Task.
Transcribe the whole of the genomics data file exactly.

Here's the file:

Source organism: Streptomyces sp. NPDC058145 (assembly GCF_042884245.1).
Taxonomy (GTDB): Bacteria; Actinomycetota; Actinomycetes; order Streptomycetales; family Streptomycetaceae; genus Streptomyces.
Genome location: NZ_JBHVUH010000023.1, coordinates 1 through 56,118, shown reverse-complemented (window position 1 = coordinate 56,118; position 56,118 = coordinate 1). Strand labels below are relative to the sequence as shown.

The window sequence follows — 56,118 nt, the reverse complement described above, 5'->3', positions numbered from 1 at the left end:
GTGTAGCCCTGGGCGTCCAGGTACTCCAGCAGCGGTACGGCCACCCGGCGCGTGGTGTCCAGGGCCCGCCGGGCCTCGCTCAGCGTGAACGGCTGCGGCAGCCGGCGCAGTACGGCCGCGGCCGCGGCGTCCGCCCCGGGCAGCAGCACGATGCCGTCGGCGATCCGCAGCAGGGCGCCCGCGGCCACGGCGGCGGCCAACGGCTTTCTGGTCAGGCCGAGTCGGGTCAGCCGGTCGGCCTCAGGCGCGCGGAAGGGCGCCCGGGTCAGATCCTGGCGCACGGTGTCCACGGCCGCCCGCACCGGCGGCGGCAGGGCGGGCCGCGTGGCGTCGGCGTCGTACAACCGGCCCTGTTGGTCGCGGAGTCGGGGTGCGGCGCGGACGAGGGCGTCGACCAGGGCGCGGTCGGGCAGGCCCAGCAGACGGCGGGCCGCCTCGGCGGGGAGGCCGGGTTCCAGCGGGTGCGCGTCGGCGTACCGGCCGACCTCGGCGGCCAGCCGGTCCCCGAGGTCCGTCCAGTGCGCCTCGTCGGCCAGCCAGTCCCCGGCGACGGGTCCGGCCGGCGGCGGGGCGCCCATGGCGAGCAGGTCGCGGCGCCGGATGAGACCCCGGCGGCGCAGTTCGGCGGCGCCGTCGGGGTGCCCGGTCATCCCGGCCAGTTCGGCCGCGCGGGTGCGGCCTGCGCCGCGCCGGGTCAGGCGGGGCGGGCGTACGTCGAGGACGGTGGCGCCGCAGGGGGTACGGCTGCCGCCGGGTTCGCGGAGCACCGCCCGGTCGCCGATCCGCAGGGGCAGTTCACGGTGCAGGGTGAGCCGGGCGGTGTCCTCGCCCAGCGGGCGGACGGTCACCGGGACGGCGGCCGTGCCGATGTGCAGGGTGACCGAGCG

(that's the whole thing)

Source organism: Streptomyces sp. NPDC058145 (assembly GCF_042884245.1).
Taxonomy (GTDB): Bacteria; Actinomycetota; Actinomycetes; order Streptomycetales; family Streptomycetaceae; genus Streptomyces.
Genome location: NZ_JBHVUH010000023.1, coordinates 1 through 56,118, shown reverse-complemented (window position 1 = coordinate 56,118; position 56,118 = coordinate 1). Strand labels below are relative to the sequence as shown.

The window sequence follows — 56,118 nt, the reverse complement described above, 5'->3', positions numbered from 1 at the left end:
GTGTAGCCCTGGGCGTCCAGGTACTCCAGCAGCGGTACGGCCACCCGGCGCGTGGTGTCCAGGGCCCGCCGGGCCTCGCTCAGCGTGAACGGCTGCGGCAGCCGGCGCAGTACGGCCGCGGCCGCGGCGTCCGCCCCGGGCAGCAGCACGATGCCGTCGGCGATCCGCAGCAGGGCGCCCGCGGCCACGGCGGCGGCCAACGGCTTTCTGGTCAGGCCGAGTCGGGTCAGCCGGTCGGCCTCAGGCGCGCGGAAGGGCGCCCGGGTCAGATCCTGGCGCACGGTGTCCACGGCCGCCCGCACCGGCGGCGGCAGGGCGGGCCGCGTGGCGTCGGCGTCGTACAACCGGCCCTGTTGGTCGCGGAGTCGGGGTGCGGCGCGGACGAGGGCGTCGACCAGGGCGCGGTCGGGCAGGCCCAGCAGACGGCGGGCCGCCTCGGCGGGGAGGCCGGGTTCCAGCGGGTGCGCGTCGGCGTACCGGCCGACCTCGGCGGCCAGCCGGTCCCCGAGGTCCGTCCAGTGCGCCTCGTCGGCCAGCCAGTCCCCGGCGACGGGTCCGGCCGGCGGCGGGGCGCCCATGGCGAGCAGGTCGCGGCGCCGGATGAGACCCCGGCGGCGCAGTTCGGCGGCGCCGTCGGGGTGCCCGGTCATCCCGGCCAGTTCGGCCGCGCGGGTGCGGCCTGCGCCGCGCCGGGTCAGGCGGGGCGGGCGTACGTCGAGGACGGTGGCGCCGCAGGGGGTACGGCTGCCGCCGGGTTCGCGGAGCACCGCCCGGTCGCCGATCCGCAGGGGCAGTTCACGGTGCAGGGTGAGCCGGGCGGTGTCCTCGCCCAGCGGGCGGACGGTCACCGGGACGGCGGCCGTGCCGATGTGCAGGGTGACCGAGCG